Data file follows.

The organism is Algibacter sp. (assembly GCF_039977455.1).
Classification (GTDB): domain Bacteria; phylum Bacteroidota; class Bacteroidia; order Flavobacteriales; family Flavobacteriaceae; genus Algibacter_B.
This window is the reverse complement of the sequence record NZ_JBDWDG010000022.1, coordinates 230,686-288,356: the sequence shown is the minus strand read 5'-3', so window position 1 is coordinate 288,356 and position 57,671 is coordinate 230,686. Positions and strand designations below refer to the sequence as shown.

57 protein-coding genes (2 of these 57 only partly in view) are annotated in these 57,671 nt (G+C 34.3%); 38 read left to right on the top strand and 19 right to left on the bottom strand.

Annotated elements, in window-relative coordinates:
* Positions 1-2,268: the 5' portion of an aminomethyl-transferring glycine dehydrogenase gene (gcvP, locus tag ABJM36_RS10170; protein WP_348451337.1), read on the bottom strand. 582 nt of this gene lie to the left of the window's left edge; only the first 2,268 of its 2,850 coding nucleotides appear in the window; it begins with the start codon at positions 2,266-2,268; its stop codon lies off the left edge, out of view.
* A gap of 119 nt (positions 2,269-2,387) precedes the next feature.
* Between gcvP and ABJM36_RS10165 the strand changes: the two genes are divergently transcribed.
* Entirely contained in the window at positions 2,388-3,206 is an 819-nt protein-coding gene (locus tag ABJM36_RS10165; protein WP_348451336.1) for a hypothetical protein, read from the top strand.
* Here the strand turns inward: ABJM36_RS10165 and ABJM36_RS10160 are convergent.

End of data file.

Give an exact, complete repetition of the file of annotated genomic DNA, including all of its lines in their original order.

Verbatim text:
The organism is Algibacter sp. (assembly GCF_039977455.1).
Classification (GTDB): domain Bacteria; phylum Bacteroidota; class Bacteroidia; order Flavobacteriales; family Flavobacteriaceae; genus Algibacter_B.
This window is the reverse complement of the sequence record NZ_JBDWDG010000022.1, coordinates 230,686-288,356: the sequence shown is the minus strand read 5'-3', so window position 1 is coordinate 288,356 and position 57,671 is coordinate 230,686. Positions and strand designations below refer to the sequence as shown.

57 protein-coding genes (2 of these 57 only partly in view) are annotated in these 57,671 nt (G+C 34.3%); 38 read left to right on the top strand and 19 right to left on the bottom strand.

Annotated elements, in window-relative coordinates:
* Positions 1-2,268: the 5' portion of an aminomethyl-transferring glycine dehydrogenase gene (gcvP, locus tag ABJM36_RS10170; protein WP_348451337.1), read on the bottom strand. 582 nt of this gene lie to the left of the window's left edge; only the first 2,268 of its 2,850 coding nucleotides appear in the window; it begins with the start codon at positions 2,266-2,268; its stop codon lies off the left edge, out of view.
* A gap of 119 nt (positions 2,269-2,387) precedes the next feature.
* Between gcvP and ABJM36_RS10165 the strand changes: the two genes are divergently transcribed.
* Entirely contained in the window at positions 2,388-3,206 is an 819-nt protein-coding gene (locus tag ABJM36_RS10165; protein WP_348451336.1) for a hypothetical protein, read from the top strand.
* Here the strand turns inward: ABJM36_RS10165 and ABJM36_RS10160 are convergent.